By now, we are more than a little disillusioned by our experience on Oasis of the Seas. To add insult to injury, the representative from the Safety Department had the nerve to point out we had signed a "Liability Waiver" in order to use the Flowrider, and that there is "always some risk associated with these sorts of activities." SERIOUSLY! Had it been under normal circumstances and an injury occurred, I would gladly agree. However, when there is an equipment malfunction that causes an injury, it is in very poor taste to try to pass it off as the fault of the passenger! (We're on a downward spiral here... Is there such a thing as Strike Four?)
Despite being unable to enjoy the pools, rock climbing walls, or fitness center, we opted to focus on what we could enjoy. We had wonderful experiences at 150 Park Central and Chops Steakhouse. The wait staff was beyond professional at both locations, and the food was incredible. We also thoroughly enjoyed the all the shows.
We were trying to put the bad experiences behind us and focus on the positive aspects of the rest of our cruise. When we noticed the tickets for our shore excursion (the only one we booked) showed a different report time than we had reserved online, we went to the Explorations Desk to inquire why. The agent looked at the reservation confirmation printout I brought from home and said simply, "That time does not exist." No further explanation. When we pressed her for more information, she would only say the report time was an hour later and we could not expect to return to the ship until just before the schedule time to depart the port call. So much for "guest service." But that was just the beginning.
When we arrived at the appointed place on the pier, our shore excursion group was left standing there for over an hour, until someone walked over to an RCCL crew member and inquired when we would begin our excursion. We left 1 hour late and arrived back at the pier 10 minutes after the scheduled time to raise the gang plank! And there were three more buses of passengers still to arrive back from their excursions! The ship was over an hour late departing Costa Maya! (Okay, I've now lost count of the "Strikes.")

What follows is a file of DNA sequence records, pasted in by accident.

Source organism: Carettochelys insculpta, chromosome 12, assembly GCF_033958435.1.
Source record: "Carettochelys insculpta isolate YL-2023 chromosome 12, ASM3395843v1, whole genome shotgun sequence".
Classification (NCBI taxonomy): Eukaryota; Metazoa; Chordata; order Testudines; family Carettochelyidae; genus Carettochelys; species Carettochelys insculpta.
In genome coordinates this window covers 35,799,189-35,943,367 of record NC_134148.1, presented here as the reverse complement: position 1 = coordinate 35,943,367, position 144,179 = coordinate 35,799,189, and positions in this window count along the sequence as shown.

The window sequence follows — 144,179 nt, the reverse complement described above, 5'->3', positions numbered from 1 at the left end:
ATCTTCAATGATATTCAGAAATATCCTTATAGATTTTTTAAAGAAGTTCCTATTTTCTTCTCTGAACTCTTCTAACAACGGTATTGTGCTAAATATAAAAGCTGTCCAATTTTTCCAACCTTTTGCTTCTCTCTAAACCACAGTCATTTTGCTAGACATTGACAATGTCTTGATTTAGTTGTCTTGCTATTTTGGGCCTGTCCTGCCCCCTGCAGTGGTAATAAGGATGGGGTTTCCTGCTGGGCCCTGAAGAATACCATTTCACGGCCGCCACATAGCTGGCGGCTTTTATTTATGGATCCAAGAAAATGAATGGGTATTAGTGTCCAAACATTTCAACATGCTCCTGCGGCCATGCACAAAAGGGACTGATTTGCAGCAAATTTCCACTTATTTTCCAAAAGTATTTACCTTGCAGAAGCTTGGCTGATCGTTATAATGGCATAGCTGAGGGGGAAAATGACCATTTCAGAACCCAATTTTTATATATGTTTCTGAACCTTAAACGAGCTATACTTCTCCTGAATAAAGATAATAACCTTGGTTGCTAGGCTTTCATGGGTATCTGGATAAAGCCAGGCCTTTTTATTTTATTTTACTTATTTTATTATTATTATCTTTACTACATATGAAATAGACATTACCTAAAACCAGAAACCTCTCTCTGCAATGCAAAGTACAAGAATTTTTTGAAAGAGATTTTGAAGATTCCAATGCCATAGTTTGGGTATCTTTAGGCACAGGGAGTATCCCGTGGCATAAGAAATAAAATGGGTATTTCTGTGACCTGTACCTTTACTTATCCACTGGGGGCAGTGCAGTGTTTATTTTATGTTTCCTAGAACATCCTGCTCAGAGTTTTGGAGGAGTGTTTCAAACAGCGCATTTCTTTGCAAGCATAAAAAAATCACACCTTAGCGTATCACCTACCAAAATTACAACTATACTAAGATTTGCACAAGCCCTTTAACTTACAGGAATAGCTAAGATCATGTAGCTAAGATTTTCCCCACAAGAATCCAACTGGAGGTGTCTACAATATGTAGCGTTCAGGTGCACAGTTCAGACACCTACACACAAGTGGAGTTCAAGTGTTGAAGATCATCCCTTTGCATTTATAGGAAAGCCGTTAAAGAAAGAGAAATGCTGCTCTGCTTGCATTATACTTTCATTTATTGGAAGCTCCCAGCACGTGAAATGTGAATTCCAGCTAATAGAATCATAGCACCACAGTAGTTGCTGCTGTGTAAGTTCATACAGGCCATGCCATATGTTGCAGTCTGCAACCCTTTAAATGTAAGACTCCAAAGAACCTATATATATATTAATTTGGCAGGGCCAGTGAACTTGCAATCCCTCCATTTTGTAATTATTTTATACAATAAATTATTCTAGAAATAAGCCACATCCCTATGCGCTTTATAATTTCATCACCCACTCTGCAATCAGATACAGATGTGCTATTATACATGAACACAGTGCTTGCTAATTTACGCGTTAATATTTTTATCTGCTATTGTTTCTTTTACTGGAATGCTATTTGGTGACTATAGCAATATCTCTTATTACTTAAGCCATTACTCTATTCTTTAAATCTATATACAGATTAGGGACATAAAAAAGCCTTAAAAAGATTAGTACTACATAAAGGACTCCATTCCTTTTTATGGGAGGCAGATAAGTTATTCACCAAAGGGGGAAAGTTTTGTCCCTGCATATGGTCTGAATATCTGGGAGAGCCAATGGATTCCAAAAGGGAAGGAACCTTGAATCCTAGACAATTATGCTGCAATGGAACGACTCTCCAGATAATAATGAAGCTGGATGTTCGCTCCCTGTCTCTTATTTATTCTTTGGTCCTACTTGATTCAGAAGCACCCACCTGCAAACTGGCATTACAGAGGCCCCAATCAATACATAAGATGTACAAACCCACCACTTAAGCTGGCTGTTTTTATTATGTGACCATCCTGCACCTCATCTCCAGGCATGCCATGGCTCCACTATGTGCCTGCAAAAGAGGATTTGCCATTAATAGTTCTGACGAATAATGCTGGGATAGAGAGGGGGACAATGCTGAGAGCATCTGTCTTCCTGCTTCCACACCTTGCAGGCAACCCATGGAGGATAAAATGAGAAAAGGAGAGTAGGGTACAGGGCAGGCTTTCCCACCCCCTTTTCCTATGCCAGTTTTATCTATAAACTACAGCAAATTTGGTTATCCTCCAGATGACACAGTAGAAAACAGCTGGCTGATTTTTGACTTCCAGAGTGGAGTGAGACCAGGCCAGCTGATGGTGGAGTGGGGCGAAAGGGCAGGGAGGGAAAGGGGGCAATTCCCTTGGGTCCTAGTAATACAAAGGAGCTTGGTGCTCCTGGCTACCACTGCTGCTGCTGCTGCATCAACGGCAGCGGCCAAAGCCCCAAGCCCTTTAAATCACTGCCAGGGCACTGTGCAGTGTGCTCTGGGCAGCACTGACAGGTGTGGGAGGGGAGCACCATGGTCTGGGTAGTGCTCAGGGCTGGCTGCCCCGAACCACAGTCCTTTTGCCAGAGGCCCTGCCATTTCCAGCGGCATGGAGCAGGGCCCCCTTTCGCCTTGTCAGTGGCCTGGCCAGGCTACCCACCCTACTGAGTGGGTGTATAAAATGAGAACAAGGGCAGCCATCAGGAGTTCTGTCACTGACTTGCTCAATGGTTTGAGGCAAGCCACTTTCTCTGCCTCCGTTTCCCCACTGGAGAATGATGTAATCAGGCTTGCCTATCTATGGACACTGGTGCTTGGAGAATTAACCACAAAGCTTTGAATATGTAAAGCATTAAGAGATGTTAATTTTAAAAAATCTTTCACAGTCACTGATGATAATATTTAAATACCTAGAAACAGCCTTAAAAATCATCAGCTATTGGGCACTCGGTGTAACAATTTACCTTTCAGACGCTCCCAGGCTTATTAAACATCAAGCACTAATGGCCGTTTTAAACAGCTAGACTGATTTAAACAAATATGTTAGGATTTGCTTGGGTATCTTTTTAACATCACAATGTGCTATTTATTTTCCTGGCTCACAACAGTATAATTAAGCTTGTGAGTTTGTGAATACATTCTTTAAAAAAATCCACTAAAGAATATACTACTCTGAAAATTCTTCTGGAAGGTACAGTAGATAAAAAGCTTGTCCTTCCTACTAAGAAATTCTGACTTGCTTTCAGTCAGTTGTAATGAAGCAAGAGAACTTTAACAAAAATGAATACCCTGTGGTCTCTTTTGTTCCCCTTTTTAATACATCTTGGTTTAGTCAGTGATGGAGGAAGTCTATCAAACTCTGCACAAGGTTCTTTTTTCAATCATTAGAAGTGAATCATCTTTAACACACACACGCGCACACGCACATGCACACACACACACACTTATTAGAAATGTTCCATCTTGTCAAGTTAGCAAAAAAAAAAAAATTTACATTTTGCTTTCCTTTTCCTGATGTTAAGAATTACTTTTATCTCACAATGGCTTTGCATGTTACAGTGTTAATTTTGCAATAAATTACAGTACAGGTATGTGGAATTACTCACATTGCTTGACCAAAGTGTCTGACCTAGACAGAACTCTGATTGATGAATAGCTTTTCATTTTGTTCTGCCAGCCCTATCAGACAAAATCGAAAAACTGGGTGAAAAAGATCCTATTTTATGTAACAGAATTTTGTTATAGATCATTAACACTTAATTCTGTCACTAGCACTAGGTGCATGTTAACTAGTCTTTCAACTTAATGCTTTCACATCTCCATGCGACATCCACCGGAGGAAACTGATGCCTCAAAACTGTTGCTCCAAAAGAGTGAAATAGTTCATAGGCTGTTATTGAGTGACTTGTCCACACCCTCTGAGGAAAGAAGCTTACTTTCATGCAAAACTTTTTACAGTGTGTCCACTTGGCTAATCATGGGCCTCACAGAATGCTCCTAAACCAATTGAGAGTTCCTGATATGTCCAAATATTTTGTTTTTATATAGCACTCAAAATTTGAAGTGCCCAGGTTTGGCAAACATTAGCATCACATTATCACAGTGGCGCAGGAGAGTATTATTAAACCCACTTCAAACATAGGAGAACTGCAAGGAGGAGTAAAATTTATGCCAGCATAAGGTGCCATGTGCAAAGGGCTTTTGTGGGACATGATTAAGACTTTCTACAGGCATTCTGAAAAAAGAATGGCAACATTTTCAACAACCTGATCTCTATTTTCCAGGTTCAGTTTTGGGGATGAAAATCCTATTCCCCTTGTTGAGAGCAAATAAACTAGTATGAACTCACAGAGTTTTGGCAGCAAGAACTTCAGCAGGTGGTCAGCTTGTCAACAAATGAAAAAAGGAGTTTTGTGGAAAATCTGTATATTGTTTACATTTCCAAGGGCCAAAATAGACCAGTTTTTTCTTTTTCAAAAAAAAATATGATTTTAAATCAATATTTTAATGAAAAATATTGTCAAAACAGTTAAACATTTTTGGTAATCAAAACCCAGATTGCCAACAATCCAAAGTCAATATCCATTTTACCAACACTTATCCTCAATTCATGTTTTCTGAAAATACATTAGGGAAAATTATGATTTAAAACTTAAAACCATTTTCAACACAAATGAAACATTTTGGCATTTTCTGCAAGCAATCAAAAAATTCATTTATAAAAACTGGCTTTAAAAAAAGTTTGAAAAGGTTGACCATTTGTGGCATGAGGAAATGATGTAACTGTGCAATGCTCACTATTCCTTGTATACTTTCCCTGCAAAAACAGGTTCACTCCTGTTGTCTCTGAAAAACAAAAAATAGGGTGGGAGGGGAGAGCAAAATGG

Our departure experience put the final nails in the coffin of this cruise. Our Platinum status allowed us to wait in the 3rd deck dining room and enjoy a Continental breakfast. We were scheduled to depart in the Number 5 group and, when we arrived the Express Departure Group was already leaving the ship. When our group was called, it took several minutes to get an elevator back to the 5th deck. When we finally got there, we were instructed to stand aside so the passengers flowing out of the dining room on deck 5 could proceed off the ship. When we tried to tell the crew member that we were in Group 5, she said we would have to wait until these passengers had passed, then we could continue. Judging by the sheer number of people flowing out of the dining room, that would not have been for quite some time. Sadly, I did not react well. I had had enough and just wanted off the boat! So I ignored her instruction, took my husband's hand and walked past her into the crowd of departing passengers. All I heard her say was, "So I guess I'm just standing here for nothing!" Her sarcasm was merely one more "Strike" against Oasis.
Needless to say, our Oasis of the Seas experience fell far short of our expectations. The design, technology, and amenities onboard appear to be exceptional. On the surface, they certainly provide the "wow" factor. However, they were insufficient to handle the number of passengers onboard. Likewise, the staff seemed to be insufficiently trained to manage 6000+ passengers.
While we have enjoyed six past cruises on everything from Vision class to Voyager class to Freedom class, we will likely never book on an Oasis class again. We have three more cruises booked with Royal Caribbean. One has been paid in full and is scheduled within the next month. Hopefully, that cruise will redeem our faith in Royal Caribbean. If not, we will likely cancel the other two reservations and look for another cruise line to vacation with.